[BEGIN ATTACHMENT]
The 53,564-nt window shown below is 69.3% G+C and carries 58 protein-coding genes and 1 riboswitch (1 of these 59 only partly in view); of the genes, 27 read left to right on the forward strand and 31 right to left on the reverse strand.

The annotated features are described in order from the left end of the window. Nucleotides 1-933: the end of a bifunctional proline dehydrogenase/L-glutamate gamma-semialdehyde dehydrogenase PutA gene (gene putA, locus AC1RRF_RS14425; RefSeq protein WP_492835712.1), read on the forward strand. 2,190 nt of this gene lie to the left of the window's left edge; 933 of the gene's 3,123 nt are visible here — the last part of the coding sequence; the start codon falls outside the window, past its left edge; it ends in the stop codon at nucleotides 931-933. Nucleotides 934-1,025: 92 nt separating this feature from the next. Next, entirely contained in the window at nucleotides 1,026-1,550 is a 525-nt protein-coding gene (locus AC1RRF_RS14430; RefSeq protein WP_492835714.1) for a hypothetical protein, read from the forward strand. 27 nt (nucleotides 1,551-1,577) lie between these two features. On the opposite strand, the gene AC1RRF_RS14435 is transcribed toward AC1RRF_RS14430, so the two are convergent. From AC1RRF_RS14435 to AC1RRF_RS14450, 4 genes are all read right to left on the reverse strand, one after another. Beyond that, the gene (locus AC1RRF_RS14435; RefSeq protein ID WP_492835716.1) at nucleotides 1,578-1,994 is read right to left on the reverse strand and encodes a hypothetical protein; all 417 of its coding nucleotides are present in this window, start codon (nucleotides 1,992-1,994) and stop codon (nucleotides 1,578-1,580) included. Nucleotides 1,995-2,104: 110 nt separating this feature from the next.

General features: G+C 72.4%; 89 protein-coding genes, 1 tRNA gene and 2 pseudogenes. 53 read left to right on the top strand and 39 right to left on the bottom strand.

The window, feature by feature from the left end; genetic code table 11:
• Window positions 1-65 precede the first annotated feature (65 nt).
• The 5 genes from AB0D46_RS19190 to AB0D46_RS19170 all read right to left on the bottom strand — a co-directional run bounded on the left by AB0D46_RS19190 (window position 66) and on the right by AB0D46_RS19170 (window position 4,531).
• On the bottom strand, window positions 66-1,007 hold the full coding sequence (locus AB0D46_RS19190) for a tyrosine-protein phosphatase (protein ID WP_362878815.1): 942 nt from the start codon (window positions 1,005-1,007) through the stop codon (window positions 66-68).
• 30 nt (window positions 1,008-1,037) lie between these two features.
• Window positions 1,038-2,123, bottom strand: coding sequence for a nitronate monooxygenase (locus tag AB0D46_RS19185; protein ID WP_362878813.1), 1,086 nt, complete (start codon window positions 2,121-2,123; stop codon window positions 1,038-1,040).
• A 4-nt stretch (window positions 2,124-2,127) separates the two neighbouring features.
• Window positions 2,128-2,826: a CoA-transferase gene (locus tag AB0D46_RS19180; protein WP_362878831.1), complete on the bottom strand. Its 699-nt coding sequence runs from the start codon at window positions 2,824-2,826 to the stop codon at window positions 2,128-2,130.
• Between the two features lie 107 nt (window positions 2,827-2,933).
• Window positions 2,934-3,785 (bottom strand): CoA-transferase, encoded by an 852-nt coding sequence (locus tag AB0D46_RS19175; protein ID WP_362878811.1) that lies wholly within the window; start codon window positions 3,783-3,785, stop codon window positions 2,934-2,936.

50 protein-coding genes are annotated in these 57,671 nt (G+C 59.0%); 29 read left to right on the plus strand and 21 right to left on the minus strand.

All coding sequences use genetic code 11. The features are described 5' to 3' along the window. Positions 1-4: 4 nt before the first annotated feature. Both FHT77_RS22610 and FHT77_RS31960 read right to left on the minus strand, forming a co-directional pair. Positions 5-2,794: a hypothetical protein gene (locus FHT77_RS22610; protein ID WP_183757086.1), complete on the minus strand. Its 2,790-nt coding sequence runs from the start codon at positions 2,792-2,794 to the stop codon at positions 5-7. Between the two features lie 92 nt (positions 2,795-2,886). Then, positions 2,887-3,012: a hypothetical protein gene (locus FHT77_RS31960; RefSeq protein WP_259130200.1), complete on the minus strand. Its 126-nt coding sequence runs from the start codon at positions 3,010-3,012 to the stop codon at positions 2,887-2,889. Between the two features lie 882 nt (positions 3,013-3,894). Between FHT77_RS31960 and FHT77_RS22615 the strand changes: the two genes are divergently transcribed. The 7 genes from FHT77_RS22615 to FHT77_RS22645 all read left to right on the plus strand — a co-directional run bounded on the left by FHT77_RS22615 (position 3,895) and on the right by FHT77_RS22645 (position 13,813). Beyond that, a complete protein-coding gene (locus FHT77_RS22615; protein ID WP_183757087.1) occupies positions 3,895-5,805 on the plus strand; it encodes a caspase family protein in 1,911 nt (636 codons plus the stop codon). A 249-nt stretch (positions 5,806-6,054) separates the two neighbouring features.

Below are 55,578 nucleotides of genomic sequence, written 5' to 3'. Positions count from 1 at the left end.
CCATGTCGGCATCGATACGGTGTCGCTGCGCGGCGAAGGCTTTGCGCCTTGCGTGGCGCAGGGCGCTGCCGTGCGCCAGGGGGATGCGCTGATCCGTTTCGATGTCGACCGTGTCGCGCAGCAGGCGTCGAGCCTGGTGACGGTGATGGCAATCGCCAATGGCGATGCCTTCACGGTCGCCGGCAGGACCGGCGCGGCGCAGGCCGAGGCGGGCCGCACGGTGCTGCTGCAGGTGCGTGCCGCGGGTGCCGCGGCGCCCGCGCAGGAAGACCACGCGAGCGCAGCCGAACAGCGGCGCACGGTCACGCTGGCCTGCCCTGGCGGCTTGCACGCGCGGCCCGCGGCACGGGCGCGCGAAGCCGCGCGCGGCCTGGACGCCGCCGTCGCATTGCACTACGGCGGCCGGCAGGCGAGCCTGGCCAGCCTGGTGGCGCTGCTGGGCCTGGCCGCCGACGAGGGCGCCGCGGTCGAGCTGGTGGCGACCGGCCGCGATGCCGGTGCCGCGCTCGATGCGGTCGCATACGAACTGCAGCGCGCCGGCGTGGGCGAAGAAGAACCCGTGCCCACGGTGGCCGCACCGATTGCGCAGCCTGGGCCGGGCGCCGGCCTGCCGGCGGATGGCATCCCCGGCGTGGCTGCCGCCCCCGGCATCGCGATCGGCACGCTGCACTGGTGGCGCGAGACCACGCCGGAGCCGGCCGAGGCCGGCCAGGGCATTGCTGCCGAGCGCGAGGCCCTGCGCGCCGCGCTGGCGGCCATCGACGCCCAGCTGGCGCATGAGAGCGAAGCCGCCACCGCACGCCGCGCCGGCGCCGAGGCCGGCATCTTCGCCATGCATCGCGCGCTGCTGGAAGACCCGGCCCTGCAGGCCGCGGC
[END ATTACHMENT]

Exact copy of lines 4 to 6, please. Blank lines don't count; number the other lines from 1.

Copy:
The window, feature by feature from the left end; genetic code table 11:
• Window positions 1-65 precede the first annotated feature (65 nt).
• The 5 genes from AB0D46_RS19190 to AB0D46_RS19170 all read right to left on the bottom strand — a co-directional run bounded on the left by AB0D46_RS19190 (window position 66) and on the right by AB0D46_RS19170 (window position 4,531).